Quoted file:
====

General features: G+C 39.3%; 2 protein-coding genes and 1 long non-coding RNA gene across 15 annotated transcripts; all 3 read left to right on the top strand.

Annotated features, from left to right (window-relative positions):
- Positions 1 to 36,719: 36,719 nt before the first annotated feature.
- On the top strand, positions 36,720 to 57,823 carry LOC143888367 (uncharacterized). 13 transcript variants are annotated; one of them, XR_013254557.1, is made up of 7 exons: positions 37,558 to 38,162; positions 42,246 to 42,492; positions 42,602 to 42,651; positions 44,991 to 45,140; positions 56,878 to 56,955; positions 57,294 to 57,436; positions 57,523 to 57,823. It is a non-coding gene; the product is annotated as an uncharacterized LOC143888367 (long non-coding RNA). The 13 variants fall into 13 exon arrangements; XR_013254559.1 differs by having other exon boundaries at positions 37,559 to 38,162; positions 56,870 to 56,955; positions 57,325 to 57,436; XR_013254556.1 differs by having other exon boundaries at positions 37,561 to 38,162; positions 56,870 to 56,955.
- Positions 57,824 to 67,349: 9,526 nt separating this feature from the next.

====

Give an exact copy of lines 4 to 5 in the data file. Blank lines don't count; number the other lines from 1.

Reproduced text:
- On the top strand, positions 36,720 to 57,823 carry LOC143888367 (uncharacterized). 13 transcript variants are annotated; one of them, XR_013254557.1, is made up of 7 exons: positions 37,558 to 38,162; positions 42,246 to 42,492; positions 42,602 to 42,651; positions 44,991 to 45,140; positions 56,878 to 56,955; positions 57,294 to 57,436; positions 57,523 to 57,823. It is a non-coding gene; the product is annotated as an uncharacterized LOC143888367 (long non-coding RNA). The 13 variants fall into 13 exon arrangements; XR_013254559.1 differs by having other exon boundaries at positions 37,559 to 38,162; positions 56,870 to 56,955; positions 57,325 to 57,436; XR_013254556.1 differs by having other exon boundaries at positions 37,561 to 38,162; positions 56,870 to 56,955.
- Positions 57,824 to 67,349: 9,526 nt separating this feature from the next.